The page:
Final Fantasy XV on PC would mean 'starting development from scratch'

Although it might be a bit of a wait for the ‘more technically developed’ version – the RPG originally began life in 2006
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The director for Final Fantasy XV has said that Square Enix is considering a PC release for the game – but adds that it would require starting afresh.

I’m quite positive about the idea of ??developing a PC version, but I would like to make a very different project if possible,” Hajime Tabata told JeuxVideo (translated by Nova Crystallis).

He added that working on PC would allow the title, which began development a decade ago in 2006, to utilise more advanced technology.

Final Fantasy XV was originally created using in-house middleware engine Crystal Tools, before transitioning to a new engine based on Square’s Luminious Studio technology in 2011.

“The reason I’m interested is that a PC version would propel the game to another technical level,” explained Tabata. “I have in mind a version of Final Fantasy XV that is more technically developed. This version could incorporate things that we were forced to abandon because of the limitations of home consoles. With the PC, this would be an opportunity to release a version far superior in terms of quality and tech.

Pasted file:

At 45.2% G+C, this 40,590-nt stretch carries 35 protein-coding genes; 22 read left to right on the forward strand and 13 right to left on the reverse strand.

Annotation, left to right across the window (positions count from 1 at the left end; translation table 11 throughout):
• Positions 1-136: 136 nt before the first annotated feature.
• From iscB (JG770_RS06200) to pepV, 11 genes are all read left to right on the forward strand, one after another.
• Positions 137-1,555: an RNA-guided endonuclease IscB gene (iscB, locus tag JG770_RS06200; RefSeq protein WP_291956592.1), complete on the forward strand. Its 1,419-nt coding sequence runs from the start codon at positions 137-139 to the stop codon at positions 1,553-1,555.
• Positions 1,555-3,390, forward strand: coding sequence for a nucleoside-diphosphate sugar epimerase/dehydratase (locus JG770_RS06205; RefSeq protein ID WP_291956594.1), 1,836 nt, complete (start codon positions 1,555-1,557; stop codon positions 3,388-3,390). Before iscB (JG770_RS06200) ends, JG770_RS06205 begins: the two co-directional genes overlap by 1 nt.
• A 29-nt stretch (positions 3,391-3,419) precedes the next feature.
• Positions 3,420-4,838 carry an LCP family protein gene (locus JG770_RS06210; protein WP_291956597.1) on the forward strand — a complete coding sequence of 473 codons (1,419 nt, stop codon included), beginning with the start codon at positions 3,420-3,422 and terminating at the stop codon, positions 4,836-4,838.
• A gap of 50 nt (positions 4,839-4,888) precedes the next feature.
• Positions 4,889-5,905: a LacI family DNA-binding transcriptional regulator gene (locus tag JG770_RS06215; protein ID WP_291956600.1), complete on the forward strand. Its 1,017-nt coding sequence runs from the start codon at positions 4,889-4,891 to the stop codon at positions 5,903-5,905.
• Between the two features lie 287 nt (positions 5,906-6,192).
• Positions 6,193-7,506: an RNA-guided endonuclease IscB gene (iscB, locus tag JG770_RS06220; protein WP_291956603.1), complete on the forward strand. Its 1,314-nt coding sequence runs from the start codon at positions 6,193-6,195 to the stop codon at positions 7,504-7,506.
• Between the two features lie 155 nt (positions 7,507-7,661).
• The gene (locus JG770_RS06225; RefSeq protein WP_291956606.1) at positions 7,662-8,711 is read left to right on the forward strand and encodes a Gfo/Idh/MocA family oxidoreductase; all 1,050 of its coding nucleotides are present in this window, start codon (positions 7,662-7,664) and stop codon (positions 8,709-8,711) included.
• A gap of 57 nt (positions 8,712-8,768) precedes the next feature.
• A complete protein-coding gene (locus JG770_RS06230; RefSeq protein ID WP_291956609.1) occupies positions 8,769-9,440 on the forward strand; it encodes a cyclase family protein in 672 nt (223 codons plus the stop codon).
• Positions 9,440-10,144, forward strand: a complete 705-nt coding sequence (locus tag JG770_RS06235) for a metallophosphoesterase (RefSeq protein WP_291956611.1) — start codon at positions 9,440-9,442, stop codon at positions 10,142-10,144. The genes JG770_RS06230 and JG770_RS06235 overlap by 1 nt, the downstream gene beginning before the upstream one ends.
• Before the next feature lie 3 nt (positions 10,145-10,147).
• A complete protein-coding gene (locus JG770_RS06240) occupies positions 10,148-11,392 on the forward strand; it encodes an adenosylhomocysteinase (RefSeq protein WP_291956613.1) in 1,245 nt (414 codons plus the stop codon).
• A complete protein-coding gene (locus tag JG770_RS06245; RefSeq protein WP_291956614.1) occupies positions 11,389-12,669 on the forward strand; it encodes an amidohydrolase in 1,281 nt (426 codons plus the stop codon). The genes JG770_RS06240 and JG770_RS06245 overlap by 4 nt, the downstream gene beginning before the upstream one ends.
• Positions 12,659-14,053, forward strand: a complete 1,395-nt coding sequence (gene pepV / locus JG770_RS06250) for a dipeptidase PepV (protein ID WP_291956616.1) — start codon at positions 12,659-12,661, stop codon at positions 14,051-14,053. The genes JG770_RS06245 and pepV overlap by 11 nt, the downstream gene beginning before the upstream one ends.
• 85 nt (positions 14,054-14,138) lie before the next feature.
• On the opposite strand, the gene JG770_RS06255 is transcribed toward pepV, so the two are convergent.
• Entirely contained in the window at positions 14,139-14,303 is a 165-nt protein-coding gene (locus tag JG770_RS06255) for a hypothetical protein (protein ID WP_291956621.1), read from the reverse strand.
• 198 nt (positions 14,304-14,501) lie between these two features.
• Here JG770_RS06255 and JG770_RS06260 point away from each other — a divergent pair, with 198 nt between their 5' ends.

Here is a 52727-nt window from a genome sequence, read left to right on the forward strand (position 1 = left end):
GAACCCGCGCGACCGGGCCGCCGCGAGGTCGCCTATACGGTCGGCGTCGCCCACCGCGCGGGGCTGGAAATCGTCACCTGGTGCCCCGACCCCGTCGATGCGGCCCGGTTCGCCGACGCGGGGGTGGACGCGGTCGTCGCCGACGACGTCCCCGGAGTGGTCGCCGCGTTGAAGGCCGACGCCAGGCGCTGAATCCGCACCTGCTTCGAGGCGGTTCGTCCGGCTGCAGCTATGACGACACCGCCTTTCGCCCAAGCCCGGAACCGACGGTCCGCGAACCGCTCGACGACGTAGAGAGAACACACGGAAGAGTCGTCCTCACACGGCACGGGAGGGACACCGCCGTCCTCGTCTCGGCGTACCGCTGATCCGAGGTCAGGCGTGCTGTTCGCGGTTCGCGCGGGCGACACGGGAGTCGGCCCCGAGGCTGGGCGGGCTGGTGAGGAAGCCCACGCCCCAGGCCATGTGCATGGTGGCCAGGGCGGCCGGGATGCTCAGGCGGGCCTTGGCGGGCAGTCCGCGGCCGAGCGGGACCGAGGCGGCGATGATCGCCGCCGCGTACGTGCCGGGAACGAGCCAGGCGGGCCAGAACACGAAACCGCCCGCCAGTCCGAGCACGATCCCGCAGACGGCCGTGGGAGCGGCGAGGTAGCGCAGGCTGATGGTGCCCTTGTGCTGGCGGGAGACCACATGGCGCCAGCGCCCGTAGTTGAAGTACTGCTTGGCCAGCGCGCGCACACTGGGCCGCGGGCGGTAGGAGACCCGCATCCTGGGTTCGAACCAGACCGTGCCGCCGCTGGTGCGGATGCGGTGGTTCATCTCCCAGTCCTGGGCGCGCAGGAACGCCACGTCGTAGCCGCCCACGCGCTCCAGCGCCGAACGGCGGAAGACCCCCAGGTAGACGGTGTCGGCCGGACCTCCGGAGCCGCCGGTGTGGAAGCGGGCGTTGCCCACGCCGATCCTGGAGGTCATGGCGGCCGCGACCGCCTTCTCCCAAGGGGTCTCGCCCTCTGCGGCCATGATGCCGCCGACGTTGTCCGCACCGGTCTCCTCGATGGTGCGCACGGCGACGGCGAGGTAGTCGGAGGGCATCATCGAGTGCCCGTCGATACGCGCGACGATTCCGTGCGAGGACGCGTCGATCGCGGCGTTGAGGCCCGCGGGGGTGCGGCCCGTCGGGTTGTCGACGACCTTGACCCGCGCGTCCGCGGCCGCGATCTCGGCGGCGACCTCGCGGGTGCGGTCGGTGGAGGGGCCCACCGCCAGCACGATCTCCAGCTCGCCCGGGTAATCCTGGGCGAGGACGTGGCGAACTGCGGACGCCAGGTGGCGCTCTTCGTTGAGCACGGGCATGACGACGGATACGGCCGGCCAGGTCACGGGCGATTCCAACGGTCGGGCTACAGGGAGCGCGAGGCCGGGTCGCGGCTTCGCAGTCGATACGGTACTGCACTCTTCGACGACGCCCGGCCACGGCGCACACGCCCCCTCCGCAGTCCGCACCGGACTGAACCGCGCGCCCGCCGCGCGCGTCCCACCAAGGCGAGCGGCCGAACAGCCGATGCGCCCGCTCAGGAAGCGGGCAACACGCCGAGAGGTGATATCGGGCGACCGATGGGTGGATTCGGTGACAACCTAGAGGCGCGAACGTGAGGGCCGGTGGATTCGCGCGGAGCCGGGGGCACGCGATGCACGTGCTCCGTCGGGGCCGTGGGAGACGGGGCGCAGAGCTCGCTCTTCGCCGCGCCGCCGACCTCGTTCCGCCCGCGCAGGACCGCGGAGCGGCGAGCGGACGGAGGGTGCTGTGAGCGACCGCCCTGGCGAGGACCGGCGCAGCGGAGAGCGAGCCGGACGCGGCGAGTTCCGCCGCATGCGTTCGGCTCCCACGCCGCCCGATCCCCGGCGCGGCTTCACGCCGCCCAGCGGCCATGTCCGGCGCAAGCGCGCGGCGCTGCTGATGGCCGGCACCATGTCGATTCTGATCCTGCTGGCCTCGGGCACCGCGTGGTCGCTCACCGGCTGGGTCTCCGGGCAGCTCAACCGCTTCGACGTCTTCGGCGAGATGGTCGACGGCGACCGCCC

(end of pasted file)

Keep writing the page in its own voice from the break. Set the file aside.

“That said, if we choose to develop this project, the development will start from scratch by doing research of what would be the best technology to use. It might not be a simple port of the console version.”

Tabata went on to detail further elements of Final Fantasy XV’s development cycle, including the technical cross-over with animated feature-length prequel film Kingsglaive: Final Fantasy XV.

“It is difficult to estimate the number of people working on the project, but I would say that there are about 300,” he said. “Final Fantasy XV and Kingsglaive are projects that require the production of a large volume of data, so we need work with many studios worldwide that are specialised in computer animation.

“There are actually CGI cinematics in the game. I think there are, however, a little less than in previous Final Fantasygames. Rather than having too many cutscenes in the game, our desire was to make a long feature film. Kingsglaive, to us, was the best use of CGI.”

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